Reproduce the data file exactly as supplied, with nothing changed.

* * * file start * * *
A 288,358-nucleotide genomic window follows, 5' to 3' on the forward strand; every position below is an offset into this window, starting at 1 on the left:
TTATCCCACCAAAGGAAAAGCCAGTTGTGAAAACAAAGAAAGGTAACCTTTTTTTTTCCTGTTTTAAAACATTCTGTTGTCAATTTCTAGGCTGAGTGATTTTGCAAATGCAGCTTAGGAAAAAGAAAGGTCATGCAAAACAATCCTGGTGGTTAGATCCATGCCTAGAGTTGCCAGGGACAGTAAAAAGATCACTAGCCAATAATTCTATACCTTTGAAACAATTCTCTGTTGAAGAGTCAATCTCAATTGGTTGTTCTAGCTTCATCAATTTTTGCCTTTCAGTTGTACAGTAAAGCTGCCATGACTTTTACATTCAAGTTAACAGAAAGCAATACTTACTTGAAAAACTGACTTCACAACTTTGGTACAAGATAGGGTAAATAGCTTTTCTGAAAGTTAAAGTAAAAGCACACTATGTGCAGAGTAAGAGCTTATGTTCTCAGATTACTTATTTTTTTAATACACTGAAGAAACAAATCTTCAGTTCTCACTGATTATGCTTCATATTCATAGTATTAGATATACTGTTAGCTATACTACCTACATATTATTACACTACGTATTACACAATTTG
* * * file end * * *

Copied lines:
A 288,358-nucleotide genomic window follows, 5' to 3' on the forward strand; every position below is an offset into this window, starting at 1 on the left:
TTATCCCACCAAAGGAAAAGCCAGTTGTGAAAACAAAGAAAGGTAACCTTTTTTTTTCCTGTTTTAAAACATTCTGTTGTCAATTTCTAGGCTGAGTGATTTTGCAAATGCAGCTTAGGAAAAAGAAAGGTCATGCAAAACAATCCTGGTGGTTAGATCCATGCCTAGAGTTGCCAGGGACAGTAAAAAGATCACTAGCCAATAATTCTATACCTTTGAAACAATTCTCTGTTGAAGAGTCAATCTCAATTGGTTGTTCTAGCTTCATCAATTTTTGCCTTTCAGTTGTACAGTAAAGCTGCCATGACTTTTACATTCAAGTTAACAGAAAGCAATACTTACTTGAAAAACTGACTTCACAACTTTGGTACAAGATAGGGTAAATAGCTTTTCTGAAAGTTAAAGTAAAAGCACACTATGTGCAGAGTAAGAGCTTATGTTCTCAGATTACTTATTTTTTTAATACACTGAAGAAACAAATCTTCAGTTCTCACTGATTATGCTTCATATTCATAGTATTAGATATACTGTTAGCTATACTACCTACATATTATTACACTACGTATTACACAATTTG